The United States announced an emergency authorization to use blood plasma from recovered coronavirus patients as a treatment for the disease, which has killed more than 800,000 people around the world.
A man holds a placard during the "March for the Dead" across the Brooklyn Bridge, in memory of those who have died of COVID-19 and to protest the Trump administration's handling of the pandemic, on August 21, 2020 in New York. (Photo: AFP)
Many governments around the world are renewing efforts -- including the reimposition of lockdowns -- to contain the virus, which has infected well over 24 million people.
The United States remains the hardest-hit country with more than 176,000 fatalities, and President Donald Trump is under intense pressure to curb the contagion.
The plasma therapy shows "an incredible rate of success" and "will save countless lives", Trump claimed on Sunday -- but that went much further than his own health officials' cautious welcome of the treatment.
Plasma is believed to contain powerful antibodies that can help fight COVID-19 faster, and has already been used on patients in the United States and other countries.
But the extent of its effectiveness is still being debated by experts and some have warned it could carry side effects.
When challenged by a reporter to explain the contradiction between his confidence in the treatment and the caution among experts, Trump passed the question to one of his experts and then ended the press conference.
Trump will attempt to galvanize support at the Republican convention, which starts Monday, as he faces anger over the pandemic and the ensuing economic turmoil ahead of the November presidential election.
In the polls, he is badly trailing Democratic challenger Joe Biden, who slammed the president for "walking away" as the virus ravaged the United States.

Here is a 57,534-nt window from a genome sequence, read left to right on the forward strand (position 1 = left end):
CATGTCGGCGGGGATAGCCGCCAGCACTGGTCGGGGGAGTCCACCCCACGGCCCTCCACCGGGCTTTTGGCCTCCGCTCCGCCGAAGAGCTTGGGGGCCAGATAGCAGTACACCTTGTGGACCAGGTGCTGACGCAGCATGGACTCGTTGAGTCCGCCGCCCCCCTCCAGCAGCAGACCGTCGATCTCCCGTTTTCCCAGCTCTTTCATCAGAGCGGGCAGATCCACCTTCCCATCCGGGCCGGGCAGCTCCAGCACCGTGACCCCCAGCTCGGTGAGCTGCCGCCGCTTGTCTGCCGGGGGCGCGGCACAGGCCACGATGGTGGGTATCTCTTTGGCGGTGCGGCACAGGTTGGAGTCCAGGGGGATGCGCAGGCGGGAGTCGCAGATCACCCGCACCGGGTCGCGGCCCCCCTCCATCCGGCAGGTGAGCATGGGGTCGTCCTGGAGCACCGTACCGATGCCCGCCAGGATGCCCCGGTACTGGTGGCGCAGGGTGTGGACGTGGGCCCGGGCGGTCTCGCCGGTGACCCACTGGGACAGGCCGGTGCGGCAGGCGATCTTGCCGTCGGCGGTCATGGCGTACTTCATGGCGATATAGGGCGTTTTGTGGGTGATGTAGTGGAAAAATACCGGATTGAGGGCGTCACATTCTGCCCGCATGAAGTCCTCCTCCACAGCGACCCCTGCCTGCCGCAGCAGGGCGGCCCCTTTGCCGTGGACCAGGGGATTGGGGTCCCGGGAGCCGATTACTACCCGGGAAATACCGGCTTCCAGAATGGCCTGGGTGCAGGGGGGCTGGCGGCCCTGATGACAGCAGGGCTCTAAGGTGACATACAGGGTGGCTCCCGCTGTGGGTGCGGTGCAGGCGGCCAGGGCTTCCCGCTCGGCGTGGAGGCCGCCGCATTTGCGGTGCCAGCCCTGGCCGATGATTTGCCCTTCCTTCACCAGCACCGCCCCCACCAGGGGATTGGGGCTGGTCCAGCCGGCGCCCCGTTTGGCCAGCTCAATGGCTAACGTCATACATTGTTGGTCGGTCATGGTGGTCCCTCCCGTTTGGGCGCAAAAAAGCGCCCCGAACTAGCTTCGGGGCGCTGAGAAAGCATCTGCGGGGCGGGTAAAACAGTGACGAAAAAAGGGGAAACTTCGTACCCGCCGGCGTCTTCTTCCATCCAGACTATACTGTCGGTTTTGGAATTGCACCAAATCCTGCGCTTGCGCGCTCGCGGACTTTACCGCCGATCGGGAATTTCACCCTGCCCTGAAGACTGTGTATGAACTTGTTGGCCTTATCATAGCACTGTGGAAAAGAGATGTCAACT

Breakneck efforts to develop a vaccine or effective treatments are under way around the world, but until one is available, social distancing measures remain among the few weapons against the virus.
New Zealand on Monday extended the lockdown of its biggest city to Sunday as it battled a small but persistent outbreak.
Auckland went into lockdown on August 12, a day after the virus re-emerged in the city and ended New Zealand's run of 102 days without local transmission.
European nations have also tightened border restrictions, wary of new virus clusters.
Strict border controls came into effect in Finland on Monday, with arrivals from just a handful of countries able to enter without virus restrictions.
Norway had already tightened its border controls on Saturday, while South Korea imposed social distancing measures nationwide on Sunday to fight its latest outbreak.
Indonesian authorities have banned foreign tourists from Bali, a popular holiday destination, for the rest of 2020 -- scrapping plans to open up the island from next month.
'I don't have money to bury her'
The pandemic has devastated the global economy, and policies to reduce the high risk of transmission in large groups of people have impacted everything from sport and religious services to music concerts and elections.
It caused the unprecedented delay of the summer Olympics and Paralympics in Tokyo to next year.
The International Paralympic Committee president Andrew Parsons warned in an interview with AFP that, for the Paralympics to go ahead next year, a guarantee of zero cases was needed.
Some major world sports have resumed but with no spectators.
There was no roar as Bayern Munich on Sunday won the Champions League final -- the biggest game in European club football -- in an empty, 65,000-capacity Lisbon stadium.
Some nations have had to deal with related tragedies as they have enforced virus lockdowns.
At least 13 young people suffocated in a crush during a raid at a nightclub in Peru's capital Lima over the weekend, with people trying to escape through a single exit.
"I found out that my daughter died, asphyxiated, this morning," Gregoria Velasquez, mother of 26-year-old Maryori Salcedo Velasquez, told the America Television channel.
"I don't have money to bury her."